Sasha Kobliha: In art history classes, students find novelty and flexibility

Throughout my academic career, I’ve had ideas thrust upon me with no room for compromise.

I’ll admit, most were warranted: Newton’s laws have never triggered my skepticism, nor have Pythagoras’ mathematical assertions (though, granted, I wouldn’t touch geometry with a 20-foot pole). And I’m pretty confident in the whole evolution thing.

But of all the knowledge I’ve absorbed without protest, I think I’ve isolated the precise moment when I stopped automatically accepting information presented to me as indisputable fact: When I saw, on an art history class trip, a museum display a bucket and paper towels strewn across the floor and call it art.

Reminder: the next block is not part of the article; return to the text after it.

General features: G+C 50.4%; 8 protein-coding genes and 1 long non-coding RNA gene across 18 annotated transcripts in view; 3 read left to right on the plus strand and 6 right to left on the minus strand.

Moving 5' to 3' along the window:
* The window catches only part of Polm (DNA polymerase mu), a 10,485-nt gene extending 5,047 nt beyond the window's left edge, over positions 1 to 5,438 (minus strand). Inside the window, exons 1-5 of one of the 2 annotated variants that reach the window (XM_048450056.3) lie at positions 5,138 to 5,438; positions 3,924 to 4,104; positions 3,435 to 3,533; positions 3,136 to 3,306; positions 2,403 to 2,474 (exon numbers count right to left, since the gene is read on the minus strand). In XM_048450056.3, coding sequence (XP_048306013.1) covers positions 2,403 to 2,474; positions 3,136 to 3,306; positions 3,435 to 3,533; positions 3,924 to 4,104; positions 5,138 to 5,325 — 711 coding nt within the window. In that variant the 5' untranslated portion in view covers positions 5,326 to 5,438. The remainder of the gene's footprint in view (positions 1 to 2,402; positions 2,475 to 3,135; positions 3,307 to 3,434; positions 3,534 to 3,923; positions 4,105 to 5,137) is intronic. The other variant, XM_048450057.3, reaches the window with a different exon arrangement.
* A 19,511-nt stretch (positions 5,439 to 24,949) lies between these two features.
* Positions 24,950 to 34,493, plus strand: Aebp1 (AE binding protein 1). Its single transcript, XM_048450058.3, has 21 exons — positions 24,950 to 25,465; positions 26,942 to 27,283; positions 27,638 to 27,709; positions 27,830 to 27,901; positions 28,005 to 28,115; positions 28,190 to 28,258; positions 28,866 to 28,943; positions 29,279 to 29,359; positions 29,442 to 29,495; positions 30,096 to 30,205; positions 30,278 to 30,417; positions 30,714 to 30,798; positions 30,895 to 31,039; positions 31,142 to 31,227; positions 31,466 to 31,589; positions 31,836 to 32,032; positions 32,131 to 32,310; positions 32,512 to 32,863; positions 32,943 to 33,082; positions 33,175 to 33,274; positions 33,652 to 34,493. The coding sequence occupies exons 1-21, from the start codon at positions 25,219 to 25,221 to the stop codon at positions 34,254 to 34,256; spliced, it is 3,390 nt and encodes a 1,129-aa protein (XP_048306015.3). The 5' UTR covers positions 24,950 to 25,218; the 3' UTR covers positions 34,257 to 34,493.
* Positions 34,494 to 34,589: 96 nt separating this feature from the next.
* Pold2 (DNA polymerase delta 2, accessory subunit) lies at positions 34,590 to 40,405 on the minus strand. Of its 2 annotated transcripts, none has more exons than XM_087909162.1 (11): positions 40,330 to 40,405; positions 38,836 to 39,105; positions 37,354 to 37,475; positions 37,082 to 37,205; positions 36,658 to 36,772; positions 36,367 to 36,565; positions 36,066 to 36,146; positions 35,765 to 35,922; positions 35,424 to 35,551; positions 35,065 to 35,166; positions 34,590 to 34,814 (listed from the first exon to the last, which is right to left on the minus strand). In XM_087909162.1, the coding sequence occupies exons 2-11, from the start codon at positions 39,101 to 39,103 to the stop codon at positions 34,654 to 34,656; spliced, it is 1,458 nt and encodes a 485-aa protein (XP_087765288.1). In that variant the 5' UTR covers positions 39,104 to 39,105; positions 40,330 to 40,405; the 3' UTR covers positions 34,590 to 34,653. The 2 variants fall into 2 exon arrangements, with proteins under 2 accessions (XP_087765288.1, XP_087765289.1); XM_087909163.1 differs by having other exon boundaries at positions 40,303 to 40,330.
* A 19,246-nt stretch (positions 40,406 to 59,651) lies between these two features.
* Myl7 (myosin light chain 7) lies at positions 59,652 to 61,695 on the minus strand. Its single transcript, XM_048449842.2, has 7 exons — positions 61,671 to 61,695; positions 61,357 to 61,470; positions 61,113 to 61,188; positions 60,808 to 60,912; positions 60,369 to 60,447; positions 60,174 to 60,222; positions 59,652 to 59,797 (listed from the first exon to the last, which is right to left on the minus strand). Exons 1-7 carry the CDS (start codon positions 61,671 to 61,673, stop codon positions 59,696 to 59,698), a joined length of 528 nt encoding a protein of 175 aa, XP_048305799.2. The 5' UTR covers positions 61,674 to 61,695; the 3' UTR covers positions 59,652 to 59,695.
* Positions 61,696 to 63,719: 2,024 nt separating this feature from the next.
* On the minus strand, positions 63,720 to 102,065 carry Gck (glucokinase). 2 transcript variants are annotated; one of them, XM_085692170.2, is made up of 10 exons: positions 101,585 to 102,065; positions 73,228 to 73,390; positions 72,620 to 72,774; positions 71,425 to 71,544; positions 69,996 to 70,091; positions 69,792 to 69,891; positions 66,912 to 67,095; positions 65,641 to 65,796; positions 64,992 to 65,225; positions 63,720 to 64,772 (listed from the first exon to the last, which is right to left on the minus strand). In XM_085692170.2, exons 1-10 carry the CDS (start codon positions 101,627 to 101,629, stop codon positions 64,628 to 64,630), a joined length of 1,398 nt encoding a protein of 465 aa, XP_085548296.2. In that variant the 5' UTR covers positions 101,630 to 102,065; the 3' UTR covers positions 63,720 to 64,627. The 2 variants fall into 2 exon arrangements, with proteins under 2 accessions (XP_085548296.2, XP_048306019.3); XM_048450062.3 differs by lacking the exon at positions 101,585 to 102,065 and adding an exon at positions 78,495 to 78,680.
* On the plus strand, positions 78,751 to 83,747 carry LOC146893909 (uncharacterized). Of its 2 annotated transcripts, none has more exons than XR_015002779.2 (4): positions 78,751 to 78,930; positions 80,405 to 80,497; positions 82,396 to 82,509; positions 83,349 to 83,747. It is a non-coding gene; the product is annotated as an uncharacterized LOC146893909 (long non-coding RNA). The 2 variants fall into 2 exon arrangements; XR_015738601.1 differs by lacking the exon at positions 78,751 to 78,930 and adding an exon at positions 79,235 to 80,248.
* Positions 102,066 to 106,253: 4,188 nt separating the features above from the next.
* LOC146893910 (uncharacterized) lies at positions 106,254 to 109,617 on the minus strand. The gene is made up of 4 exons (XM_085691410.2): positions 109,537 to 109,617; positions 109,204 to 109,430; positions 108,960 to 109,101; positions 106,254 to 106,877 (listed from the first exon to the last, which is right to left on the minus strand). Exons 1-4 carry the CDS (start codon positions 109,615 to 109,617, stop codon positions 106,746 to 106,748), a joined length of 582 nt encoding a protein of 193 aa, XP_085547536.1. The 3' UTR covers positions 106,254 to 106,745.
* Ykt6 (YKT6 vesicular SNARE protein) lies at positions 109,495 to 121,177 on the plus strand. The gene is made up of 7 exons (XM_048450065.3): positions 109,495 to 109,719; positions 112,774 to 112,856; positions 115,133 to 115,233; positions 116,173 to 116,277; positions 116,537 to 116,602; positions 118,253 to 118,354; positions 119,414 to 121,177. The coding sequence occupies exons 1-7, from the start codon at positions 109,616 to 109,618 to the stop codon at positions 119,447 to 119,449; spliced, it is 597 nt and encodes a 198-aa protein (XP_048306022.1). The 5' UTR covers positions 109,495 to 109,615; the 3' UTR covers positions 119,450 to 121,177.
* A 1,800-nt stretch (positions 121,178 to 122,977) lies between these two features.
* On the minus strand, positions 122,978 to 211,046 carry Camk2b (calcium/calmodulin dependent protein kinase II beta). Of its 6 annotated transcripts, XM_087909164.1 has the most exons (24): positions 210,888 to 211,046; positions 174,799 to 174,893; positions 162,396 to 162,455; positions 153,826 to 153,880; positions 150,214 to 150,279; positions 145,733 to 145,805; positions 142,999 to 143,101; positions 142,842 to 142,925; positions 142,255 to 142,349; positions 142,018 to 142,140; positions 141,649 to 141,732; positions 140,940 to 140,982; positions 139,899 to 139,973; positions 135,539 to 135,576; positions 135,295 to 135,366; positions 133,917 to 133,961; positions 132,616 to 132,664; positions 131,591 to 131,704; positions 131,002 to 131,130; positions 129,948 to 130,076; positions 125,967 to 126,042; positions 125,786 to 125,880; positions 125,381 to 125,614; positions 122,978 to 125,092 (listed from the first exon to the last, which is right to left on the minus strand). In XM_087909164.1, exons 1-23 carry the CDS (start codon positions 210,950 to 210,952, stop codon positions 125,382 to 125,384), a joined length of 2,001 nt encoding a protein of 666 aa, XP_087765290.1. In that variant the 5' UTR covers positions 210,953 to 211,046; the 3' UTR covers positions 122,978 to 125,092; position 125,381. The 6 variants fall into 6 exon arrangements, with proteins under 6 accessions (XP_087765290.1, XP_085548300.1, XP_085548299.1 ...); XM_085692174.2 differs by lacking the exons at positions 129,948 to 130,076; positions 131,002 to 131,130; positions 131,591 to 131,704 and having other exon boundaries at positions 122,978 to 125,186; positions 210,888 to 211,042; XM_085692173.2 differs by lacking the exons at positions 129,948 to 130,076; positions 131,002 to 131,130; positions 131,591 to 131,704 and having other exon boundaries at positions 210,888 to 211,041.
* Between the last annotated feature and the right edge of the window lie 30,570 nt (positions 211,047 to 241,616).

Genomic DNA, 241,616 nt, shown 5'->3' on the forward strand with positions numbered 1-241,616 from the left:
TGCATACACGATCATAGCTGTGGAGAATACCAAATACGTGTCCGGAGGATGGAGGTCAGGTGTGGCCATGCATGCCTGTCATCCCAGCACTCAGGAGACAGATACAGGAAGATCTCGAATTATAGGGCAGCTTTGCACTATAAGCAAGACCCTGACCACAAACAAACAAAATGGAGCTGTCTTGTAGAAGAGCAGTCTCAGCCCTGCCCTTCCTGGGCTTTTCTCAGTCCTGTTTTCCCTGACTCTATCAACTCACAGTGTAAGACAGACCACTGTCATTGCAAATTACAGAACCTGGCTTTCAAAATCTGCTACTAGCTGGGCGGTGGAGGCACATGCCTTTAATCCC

What? It had to be a joke. My original thought was that a janitor must be in the middle of cleaning up a mess. But there it was: a bright orange bucket and its paper counterparts, in all their underwhelming glory. The absurdity

Article source: http://www.gwhatchet.com/2015/01/12/sasha-kobliha-in-art-history-classes-students-find-novelty-and-flexibility/

This entry was posted in Fine Art News and tagged . Bookmark the permalink.

Comments are closed.